US President Barack Obama has announced the 17-year military ban on openly gay service will end on Sept.20 2011.
The certification came today from Obama and the Defense Secretary, Leon Panetta who have decided that the repeal will not harm the military's ability to fight.
The decision comes 7 months after the law was overturned at US Congress. The Pentagon had asked for time to prepare the troops for the arrival of openly gay comrades. Once the repeal of don't ask, don't tell, is certified the ban will officially cease 60 days later.
President Barack Obama has helped usher the repeal through congress in fulfillment of a 2008 campaign promise. The move has drawn fierce opposition from members of congress and reluctance from some military leaders, the Associated Press reported.
I have always been confident that our dedicated men and women in uniform would transition to a new policy in an orderly manner that preserves unit cohesion, recruitment, retention and military effectiveness, Obama said in a statement.
As of 20 September, service members will no longer be forced to hide who they are in order to serve our country. Our military will no longer be deprived of the talents and skills of patriotic Americans just because they happen to be gay or lesbian.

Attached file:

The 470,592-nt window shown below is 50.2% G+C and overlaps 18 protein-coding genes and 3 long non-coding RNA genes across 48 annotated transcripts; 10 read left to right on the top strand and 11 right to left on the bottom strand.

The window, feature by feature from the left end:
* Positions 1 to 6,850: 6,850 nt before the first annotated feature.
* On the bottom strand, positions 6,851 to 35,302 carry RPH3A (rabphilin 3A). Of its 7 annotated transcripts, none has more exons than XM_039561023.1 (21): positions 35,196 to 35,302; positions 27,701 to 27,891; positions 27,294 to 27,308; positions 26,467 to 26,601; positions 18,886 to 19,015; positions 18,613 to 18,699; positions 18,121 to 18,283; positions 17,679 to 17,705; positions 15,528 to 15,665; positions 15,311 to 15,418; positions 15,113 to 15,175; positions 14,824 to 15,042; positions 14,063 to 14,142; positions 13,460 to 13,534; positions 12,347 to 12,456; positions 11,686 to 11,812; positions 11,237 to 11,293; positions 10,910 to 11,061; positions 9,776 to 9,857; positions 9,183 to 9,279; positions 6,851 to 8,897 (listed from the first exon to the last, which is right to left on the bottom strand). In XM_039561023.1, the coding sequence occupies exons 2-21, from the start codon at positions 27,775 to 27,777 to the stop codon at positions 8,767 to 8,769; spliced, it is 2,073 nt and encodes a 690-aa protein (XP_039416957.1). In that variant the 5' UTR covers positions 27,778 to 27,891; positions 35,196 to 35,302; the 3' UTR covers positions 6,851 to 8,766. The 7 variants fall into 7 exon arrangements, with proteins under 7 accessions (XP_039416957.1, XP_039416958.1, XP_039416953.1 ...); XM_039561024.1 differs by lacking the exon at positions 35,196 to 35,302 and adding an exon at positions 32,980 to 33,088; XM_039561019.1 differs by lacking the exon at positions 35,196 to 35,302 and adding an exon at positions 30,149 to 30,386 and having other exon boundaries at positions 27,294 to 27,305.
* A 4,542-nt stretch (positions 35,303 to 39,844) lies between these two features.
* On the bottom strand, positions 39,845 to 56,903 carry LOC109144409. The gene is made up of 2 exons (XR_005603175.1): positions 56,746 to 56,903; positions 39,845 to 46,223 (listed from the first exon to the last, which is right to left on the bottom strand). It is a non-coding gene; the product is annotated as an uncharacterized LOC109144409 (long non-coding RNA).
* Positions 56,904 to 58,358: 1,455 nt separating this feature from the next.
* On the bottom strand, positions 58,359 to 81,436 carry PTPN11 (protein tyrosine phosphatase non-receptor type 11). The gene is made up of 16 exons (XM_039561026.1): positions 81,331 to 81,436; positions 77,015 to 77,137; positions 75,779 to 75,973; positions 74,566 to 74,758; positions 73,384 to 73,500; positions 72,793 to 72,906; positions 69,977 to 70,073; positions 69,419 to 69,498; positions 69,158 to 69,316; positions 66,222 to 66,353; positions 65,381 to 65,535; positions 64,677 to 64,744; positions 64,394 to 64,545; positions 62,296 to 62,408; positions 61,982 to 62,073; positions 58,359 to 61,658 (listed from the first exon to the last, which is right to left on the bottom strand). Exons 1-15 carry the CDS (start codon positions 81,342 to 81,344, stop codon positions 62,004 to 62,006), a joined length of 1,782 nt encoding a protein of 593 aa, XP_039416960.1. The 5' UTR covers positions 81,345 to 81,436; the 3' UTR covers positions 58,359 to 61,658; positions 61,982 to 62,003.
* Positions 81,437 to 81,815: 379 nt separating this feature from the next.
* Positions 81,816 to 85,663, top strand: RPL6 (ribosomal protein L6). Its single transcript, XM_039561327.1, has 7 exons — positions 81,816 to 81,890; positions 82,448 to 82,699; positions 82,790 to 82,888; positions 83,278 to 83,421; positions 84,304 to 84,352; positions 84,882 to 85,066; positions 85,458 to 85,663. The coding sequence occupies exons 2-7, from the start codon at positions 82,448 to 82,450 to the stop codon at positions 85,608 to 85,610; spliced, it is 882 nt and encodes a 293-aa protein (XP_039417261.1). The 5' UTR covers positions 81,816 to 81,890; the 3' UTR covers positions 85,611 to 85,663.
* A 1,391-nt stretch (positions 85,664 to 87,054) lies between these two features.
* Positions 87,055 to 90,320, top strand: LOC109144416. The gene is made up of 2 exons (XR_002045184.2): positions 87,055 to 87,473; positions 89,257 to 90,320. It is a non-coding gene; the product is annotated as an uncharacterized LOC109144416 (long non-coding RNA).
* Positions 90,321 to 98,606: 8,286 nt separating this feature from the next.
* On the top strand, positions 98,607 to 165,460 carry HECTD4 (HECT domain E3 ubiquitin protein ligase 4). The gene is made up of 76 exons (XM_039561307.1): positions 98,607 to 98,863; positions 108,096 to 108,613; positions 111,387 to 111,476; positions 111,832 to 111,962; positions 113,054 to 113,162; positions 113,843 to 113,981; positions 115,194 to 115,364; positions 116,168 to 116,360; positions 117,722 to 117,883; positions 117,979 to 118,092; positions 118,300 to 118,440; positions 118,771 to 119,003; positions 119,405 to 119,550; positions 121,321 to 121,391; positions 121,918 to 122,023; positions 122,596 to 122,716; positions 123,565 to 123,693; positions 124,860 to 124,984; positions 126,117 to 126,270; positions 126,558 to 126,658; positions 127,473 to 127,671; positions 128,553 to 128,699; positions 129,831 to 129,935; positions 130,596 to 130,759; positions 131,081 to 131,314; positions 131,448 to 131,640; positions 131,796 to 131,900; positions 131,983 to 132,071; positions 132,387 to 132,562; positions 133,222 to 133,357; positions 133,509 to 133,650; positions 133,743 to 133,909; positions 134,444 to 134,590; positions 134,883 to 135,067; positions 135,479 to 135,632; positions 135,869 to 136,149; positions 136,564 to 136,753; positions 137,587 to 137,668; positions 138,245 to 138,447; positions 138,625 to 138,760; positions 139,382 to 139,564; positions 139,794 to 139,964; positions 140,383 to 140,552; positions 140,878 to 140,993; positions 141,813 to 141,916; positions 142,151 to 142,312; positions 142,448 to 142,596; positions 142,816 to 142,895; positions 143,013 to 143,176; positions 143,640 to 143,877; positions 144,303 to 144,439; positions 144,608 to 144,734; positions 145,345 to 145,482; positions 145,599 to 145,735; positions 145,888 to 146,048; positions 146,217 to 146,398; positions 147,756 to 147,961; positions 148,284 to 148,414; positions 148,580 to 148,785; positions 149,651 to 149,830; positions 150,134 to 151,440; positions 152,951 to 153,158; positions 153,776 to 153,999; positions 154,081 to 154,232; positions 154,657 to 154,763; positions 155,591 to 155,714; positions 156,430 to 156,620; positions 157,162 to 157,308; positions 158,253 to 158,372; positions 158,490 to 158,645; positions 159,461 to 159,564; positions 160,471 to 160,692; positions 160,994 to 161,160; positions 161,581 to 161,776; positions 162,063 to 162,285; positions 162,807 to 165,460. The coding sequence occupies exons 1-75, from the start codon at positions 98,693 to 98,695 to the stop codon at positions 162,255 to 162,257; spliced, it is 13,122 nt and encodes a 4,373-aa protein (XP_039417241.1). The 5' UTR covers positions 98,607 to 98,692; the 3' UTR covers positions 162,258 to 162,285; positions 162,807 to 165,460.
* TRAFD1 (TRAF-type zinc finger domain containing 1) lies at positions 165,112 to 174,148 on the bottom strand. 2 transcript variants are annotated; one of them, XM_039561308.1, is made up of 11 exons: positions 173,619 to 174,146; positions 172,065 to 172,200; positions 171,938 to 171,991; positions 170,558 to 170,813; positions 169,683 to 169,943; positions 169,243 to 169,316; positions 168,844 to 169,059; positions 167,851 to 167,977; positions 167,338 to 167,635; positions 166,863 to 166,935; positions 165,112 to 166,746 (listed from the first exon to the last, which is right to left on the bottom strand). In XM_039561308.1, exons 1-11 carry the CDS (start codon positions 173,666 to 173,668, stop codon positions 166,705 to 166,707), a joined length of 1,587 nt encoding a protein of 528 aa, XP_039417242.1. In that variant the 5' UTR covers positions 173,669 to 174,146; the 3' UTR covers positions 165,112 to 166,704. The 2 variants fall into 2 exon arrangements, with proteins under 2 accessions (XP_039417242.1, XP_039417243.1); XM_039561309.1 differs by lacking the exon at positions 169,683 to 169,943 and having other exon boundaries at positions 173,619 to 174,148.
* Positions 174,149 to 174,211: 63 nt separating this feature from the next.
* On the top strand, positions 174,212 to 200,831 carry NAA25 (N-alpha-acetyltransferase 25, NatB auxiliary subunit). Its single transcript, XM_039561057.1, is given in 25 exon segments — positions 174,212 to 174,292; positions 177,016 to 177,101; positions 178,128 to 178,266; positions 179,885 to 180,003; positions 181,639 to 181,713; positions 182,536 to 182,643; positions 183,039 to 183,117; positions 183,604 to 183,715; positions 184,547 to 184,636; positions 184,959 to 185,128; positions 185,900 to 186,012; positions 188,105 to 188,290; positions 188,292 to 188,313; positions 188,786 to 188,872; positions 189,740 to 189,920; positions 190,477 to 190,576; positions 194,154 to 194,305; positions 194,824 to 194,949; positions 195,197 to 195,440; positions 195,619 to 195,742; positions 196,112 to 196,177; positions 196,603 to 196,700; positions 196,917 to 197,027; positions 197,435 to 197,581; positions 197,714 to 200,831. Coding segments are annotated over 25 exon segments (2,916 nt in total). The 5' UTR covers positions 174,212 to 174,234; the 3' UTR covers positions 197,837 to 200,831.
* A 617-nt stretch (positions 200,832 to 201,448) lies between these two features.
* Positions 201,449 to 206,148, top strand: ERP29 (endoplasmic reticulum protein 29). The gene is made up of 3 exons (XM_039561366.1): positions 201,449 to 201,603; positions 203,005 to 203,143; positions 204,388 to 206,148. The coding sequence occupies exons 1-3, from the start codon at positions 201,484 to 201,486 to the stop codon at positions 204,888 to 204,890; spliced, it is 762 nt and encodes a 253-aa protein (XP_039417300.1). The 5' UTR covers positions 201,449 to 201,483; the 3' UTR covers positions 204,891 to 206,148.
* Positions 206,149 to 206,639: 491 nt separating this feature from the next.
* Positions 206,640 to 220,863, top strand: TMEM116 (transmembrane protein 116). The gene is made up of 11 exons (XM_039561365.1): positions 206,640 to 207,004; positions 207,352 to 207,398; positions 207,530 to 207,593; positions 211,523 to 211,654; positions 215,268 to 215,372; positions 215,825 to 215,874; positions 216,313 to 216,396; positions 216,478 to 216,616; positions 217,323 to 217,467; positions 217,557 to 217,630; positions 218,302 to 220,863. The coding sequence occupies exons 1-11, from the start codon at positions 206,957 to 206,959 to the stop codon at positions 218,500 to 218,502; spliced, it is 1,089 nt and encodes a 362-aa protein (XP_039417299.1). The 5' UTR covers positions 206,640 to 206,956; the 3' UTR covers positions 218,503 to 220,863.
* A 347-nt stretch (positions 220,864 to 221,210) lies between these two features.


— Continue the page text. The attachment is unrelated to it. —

The pentagon has prepared troops and commanders and produced new manuals for the change. Members of the military have received training on the new law including how the change will or will not affect housing, transfers and other social benefits.
The main guideline states that gays and lesbians should be treated the same as any other solider, sailor, or marine, however, same sex partners will not be given the same housing benefits as married couples, according to the Associated Press.
Under the US policy of don't ask, don't tell established in 1993, gay people could serve in the military but could not acknowledge their orientation. The military was forbidden to inquire but was permitted to expel service members found to be gay. More than 13,000 service members have been dismissed under the policy, the BBC reported.